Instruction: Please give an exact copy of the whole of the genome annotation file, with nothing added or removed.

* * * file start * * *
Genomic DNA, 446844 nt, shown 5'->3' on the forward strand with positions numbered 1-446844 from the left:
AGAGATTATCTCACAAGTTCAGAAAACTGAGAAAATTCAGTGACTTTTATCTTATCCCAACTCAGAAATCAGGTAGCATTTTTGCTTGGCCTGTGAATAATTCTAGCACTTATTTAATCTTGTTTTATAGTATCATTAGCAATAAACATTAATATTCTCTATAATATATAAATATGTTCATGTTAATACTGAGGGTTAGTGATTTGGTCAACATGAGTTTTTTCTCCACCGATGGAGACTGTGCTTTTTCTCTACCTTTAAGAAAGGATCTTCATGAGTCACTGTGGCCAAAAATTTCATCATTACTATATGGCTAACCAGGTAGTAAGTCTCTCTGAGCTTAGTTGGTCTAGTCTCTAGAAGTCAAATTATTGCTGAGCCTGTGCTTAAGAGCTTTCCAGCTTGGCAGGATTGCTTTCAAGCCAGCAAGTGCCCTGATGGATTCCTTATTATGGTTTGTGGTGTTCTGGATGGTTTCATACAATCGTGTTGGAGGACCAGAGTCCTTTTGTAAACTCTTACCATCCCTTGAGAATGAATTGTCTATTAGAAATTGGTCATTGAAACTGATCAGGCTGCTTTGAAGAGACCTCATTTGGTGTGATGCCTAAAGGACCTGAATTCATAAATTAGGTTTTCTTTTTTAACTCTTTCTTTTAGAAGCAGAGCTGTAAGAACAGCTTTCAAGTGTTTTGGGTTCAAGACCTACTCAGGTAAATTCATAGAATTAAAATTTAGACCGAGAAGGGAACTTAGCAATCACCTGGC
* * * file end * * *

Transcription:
Genomic DNA, 446844 nt, shown 5'->3' on the forward strand with positions numbered 1-446844 from the left:
AGAGATTATCTCACAAGTTCAGAAAACTGAGAAAATTCAGTGACTTTTATCTTATCCCAACTCAGAAATCAGGTAGCATTTTTGCTTGGCCTGTGAATAATTCTAGCACTTATTTAATCTTGTTTTATAGTATCATTAGCAATAAACATTAATATTCTCTATAATATATAAATATGTTCATGTTAATACTGAGGGTTAGTGATTTGGTCAACATGAGTTTTTTCTCCACCGATGGAGACTGTGCTTTTTCTCTACCTTTAAGAAAGGATCTTCATGAGTCACTGTGGCCAAAAATTTCATCATTACTATATGGCTAACCAGGTAGTAAGTCTCTCTGAGCTTAGTTGGTCTAGTCTCTAGAAGTCAAATTATTGCTGAGCCTGTGCTTAAGAGCTTTCCAGCTTGGCAGGATTGCTTTCAAGCCAGCAAGTGCCCTGATGGATTCCTTATTATGGTTTGTGGTGTTCTGGATGGTTTCATACAATCGTGTTGGAGGACCAGAGTCCTTTTGTAAACTCTTACCATCCCTTGAGAATGAATTGTCTATTAGAAATTGGTCATTGAAACTGATCAGGCTGCTTTGAAGAGACCTCATTTGGTGTGATGCCTAAAGGACCTGAATTCATAAATTAGGTTTTCTTTTTTAACTCTTTCTTTTAGAAGCAGAGCTGTAAGAACAGCTTTCAAGTGTTTTGGGTTCAAGACCTACTCAGGTAAATTCATAGAATTAAAATTTAGACCGAGAAGGGAACTTAGCAATCACCTGGC